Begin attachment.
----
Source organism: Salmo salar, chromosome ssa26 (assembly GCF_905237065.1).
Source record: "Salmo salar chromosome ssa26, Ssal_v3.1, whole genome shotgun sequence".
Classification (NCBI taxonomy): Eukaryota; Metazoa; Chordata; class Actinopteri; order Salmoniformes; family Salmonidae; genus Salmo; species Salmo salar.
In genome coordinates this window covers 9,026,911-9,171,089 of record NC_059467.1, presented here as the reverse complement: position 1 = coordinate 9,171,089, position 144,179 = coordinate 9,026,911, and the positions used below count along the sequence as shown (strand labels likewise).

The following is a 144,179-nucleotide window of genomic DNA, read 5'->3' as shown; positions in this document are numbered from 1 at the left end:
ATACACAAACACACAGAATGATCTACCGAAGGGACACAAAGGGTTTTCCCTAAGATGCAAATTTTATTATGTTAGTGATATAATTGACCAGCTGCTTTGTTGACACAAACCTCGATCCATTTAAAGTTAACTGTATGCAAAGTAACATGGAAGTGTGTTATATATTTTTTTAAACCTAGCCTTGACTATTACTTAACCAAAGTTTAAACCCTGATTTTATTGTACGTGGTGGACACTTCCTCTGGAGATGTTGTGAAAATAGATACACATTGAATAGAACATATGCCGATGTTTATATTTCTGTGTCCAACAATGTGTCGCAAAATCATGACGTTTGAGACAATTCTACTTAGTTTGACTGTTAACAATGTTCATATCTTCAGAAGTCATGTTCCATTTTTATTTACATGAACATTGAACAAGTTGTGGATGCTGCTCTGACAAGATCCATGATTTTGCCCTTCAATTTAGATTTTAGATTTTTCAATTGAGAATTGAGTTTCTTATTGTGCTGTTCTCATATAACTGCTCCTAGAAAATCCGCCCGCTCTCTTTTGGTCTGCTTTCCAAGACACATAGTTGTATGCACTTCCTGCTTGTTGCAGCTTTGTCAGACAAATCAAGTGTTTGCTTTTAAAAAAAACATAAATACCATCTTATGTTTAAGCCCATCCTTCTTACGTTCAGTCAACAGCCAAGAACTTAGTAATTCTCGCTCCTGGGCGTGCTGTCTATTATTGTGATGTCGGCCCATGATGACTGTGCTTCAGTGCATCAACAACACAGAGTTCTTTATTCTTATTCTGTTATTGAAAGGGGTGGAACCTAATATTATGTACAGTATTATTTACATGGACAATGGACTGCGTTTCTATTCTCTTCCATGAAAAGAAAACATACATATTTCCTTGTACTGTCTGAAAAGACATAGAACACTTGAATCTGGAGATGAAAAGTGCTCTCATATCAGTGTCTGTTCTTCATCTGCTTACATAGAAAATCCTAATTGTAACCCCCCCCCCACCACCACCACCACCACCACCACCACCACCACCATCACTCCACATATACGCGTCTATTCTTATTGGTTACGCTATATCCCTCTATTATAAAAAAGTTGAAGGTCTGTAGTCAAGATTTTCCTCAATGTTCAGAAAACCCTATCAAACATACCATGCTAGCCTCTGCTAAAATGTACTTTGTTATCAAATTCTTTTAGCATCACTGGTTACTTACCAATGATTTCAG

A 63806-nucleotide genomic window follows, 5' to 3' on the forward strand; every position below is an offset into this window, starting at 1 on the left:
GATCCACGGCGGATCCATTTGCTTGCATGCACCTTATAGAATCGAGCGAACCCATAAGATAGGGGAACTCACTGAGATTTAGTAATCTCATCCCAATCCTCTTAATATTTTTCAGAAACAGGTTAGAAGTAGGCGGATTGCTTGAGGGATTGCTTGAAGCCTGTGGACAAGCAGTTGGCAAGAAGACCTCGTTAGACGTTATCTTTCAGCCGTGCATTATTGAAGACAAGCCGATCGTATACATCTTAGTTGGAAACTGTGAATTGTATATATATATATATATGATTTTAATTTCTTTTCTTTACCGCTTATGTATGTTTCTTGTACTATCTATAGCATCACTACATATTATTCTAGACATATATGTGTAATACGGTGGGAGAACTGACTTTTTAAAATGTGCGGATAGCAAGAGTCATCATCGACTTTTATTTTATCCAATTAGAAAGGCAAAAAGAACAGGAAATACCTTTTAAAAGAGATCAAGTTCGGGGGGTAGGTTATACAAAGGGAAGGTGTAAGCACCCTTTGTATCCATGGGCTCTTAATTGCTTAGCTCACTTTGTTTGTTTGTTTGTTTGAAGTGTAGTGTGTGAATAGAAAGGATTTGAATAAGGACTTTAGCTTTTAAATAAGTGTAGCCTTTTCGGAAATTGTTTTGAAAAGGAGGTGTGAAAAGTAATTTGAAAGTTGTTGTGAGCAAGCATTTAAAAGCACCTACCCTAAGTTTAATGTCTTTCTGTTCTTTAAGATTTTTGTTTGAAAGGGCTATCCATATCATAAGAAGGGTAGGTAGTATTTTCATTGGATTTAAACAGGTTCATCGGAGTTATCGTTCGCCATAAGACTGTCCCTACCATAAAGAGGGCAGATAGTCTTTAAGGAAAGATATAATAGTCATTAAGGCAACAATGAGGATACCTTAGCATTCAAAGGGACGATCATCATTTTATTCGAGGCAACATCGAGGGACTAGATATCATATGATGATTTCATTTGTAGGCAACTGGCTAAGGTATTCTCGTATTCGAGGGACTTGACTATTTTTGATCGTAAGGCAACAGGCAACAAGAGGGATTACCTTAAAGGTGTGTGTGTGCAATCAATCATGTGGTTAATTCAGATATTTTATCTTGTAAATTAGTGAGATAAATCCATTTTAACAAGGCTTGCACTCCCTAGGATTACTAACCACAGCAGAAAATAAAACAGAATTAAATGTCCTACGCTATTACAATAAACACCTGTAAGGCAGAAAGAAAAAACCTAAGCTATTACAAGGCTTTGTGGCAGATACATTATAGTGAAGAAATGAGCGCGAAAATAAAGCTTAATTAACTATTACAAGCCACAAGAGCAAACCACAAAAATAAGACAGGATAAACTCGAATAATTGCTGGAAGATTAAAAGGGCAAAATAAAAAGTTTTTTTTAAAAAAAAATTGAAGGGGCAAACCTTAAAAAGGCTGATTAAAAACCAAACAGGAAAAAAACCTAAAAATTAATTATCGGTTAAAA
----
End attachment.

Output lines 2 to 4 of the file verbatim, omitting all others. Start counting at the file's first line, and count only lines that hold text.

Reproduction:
Source record: "Salmo salar chromosome ssa26, Ssal_v3.1, whole genome shotgun sequence".
Classification (NCBI taxonomy): Eukaryota; Metazoa; Chordata; class Actinopteri; order Salmoniformes; family Salmonidae; genus Salmo; species Salmo salar.
In genome coordinates this window covers 9,026,911-9,171,089 of record NC_059467.1, presented here as the reverse complement: position 1 = coordinate 9,171,089, position 144,179 = coordinate 9,026,911, and the positions used below count along the sequence as shown (strand labels likewise).